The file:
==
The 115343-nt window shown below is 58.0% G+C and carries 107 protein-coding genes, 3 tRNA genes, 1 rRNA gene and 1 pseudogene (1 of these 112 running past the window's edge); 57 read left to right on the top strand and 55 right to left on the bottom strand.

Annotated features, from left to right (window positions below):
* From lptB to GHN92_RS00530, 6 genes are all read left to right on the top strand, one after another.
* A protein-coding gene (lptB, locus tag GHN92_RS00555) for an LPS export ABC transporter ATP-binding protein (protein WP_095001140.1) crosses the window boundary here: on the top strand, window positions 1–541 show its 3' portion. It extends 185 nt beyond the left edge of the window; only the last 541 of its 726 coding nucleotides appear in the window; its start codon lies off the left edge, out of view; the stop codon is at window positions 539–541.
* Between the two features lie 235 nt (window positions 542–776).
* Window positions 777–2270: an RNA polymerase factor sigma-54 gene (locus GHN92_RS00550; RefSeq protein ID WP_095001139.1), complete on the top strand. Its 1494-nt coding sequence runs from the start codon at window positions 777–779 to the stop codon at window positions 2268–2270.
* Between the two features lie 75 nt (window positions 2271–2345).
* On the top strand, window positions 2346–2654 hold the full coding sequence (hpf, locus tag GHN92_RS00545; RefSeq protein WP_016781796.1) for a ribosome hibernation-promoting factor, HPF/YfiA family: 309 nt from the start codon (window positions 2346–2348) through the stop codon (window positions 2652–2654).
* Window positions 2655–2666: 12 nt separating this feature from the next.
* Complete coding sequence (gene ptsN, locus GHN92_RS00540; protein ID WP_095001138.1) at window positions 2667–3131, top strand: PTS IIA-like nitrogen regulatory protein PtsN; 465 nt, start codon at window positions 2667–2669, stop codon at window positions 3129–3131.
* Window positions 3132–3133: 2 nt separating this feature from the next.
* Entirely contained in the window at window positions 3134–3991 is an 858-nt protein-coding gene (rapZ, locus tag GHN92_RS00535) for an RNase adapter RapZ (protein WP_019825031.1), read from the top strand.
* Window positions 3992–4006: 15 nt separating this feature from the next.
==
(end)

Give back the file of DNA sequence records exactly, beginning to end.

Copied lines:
The 115343-nt window shown below is 58.0% G+C and carries 107 protein-coding genes, 3 tRNA genes, 1 rRNA gene and 1 pseudogene (1 of these 112 running past the window's edge); 57 read left to right on the top strand and 55 right to left on the bottom strand.

Annotated features, from left to right (window positions below):
* From lptB to GHN92_RS00530, 6 genes are all read left to right on the top strand, one after another.
* A protein-coding gene (lptB, locus tag GHN92_RS00555) for an LPS export ABC transporter ATP-binding protein (protein WP_095001140.1) crosses the window boundary here: on the top strand, window positions 1–541 show its 3' portion. It extends 185 nt beyond the left edge of the window; only the last 541 of its 726 coding nucleotides appear in the window; its start codon lies off the left edge, out of view; the stop codon is at window positions 539–541.
* Between the two features lie 235 nt (window positions 542–776).
* Window positions 777–2270: an RNA polymerase factor sigma-54 gene (locus GHN92_RS00550; RefSeq protein ID WP_095001139.1), complete on the top strand. Its 1494-nt coding sequence runs from the start codon at window positions 777–779 to the stop codon at window positions 2268–2270.
* Between the two features lie 75 nt (window positions 2271–2345).
* On the top strand, window positions 2346–2654 hold the full coding sequence (hpf, locus tag GHN92_RS00545; RefSeq protein WP_016781796.1) for a ribosome hibernation-promoting factor, HPF/YfiA family: 309 nt from the start codon (window positions 2346–2348) through the stop codon (window positions 2652–2654).
* Window positions 2655–2666: 12 nt separating this feature from the next.
* Complete coding sequence (gene ptsN, locus GHN92_RS00540; protein ID WP_095001138.1) at window positions 2667–3131, top strand: PTS IIA-like nitrogen regulatory protein PtsN; 465 nt, start codon at window positions 2667–2669, stop codon at window positions 3129–3131.
* Window positions 3132–3133: 2 nt separating this feature from the next.
* Entirely contained in the window at window positions 3134–3991 is an 858-nt protein-coding gene (rapZ, locus tag GHN92_RS00535) for an RNase adapter RapZ (protein WP_019825031.1), read from the top strand.
* Window positions 3992–4006: 15 nt separating this feature from the next.